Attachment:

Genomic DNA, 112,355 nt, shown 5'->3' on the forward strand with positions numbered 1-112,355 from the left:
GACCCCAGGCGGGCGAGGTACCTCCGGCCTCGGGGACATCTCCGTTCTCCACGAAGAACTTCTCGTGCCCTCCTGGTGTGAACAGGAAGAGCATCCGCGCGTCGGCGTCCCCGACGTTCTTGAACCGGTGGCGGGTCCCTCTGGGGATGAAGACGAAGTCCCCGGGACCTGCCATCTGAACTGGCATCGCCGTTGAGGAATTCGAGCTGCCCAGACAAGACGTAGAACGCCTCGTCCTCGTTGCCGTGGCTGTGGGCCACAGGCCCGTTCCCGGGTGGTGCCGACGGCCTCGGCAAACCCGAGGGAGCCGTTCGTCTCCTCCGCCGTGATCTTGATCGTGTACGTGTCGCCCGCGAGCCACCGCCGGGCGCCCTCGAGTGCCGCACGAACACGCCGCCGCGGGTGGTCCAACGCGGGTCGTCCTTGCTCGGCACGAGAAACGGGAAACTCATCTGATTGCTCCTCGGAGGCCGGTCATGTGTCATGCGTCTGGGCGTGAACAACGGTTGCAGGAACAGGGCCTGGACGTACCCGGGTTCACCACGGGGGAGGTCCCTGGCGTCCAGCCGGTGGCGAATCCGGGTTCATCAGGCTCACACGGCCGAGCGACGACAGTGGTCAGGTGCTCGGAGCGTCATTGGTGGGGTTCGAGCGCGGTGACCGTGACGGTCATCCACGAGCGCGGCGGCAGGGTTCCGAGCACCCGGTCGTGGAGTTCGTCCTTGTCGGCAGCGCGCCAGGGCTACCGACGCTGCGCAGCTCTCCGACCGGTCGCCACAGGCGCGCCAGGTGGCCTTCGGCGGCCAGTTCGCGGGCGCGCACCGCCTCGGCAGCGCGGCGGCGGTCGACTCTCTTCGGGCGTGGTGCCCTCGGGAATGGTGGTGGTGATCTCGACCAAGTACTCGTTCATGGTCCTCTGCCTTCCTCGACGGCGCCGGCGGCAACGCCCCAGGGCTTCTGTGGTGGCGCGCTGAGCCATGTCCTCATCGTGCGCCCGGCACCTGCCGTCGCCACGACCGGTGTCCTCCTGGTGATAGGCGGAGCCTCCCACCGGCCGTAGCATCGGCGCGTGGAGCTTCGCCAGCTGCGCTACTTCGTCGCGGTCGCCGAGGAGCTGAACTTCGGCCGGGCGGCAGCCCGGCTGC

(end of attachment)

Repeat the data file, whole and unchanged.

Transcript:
Genomic DNA, 112,355 nt, shown 5'->3' on the forward strand with positions numbered 1-112,355 from the left:
GACCCCAGGCGGGCGAGGTACCTCCGGCCTCGGGGACATCTCCGTTCTCCACGAAGAACTTCTCGTGCCCTCCTGGTGTGAACAGGAAGAGCATCCGCGCGTCGGCGTCCCCGACGTTCTTGAACCGGTGGCGGGTCCCTCTGGGGATGAAGACGAAGTCCCCGGGACCTGCCATCTGAACTGGCATCGCCGTTGAGGAATTCGAGCTGCCCAGACAAGACGTAGAACGCCTCGTCCTCGTTGCCGTGGCTGTGGGCCACAGGCCCGTTCCCGGGTGGTGCCGACGGCCTCGGCAAACCCGAGGGAGCCGTTCGTCTCCTCCGCCGTGATCTTGATCGTGTACGTGTCGCCCGCGAGCCACCGCCGGGCGCCCTCGAGTGCCGCACGAACACGCCGCCGCGGGTGGTCCAACGCGGGTCGTCCTTGCTCGGCACGAGAAACGGGAAACTCATCTGATTGCTCCTCGGAGGCCGGTCATGTGTCATGCGTCTGGGCGTGAACAACGGTTGCAGGAACAGGGCCTGGACGTACCCGGGTTCACCACGGGGGAGGTCCCTGGCGTCCAGCCGGTGGCGAATCCGGGTTCATCAGGCTCACACGGCCGAGCGACGACAGTGGTCAGGTGCTCGGAGCGTCATTGGTGGGGTTCGAGCGCGGTGACCGTGACGGTCATCCACGAGCGCGGCGGCAGGGTTCCGAGCACCCGGTCGTGGAGTTCGTCCTTGTCGGCAGCGCGCCAGGGCTACCGACGCTGCGCAGCTCTCCGACCGGTCGCCACAGGCGCGCCAGGTGGCCTTCGGCGGCCAGTTCGCGGGCGCGCACCGCCTCGGCAGCGCGGCGGCGGTCGACTCTCTTCGGGCGTGGTGCCCTCGGGAATGGTGGTGGTGATCTCGACCAAGTACTCGTTCATGGTCCTCTGCCTTCCTCGACGGCGCCGGCGGCAACGCCCCAGGGCTTCTGTGGTGGCGCGCTGAGCCATGTCCTCATCGTGCGCCCGGCACCTGCCGTCGCCACGACCGGTGTCCTCCTGGTGATAGGCGGAGCCTCCCACCGGCCGTAGCATCGGCGCGTGGAGCTTCGCCAGCTGCGCTACTTCGTCGCGGTCGCCGAGGAGCTGAACTTCGGCCGGGCGGCAGCCCGGCTGC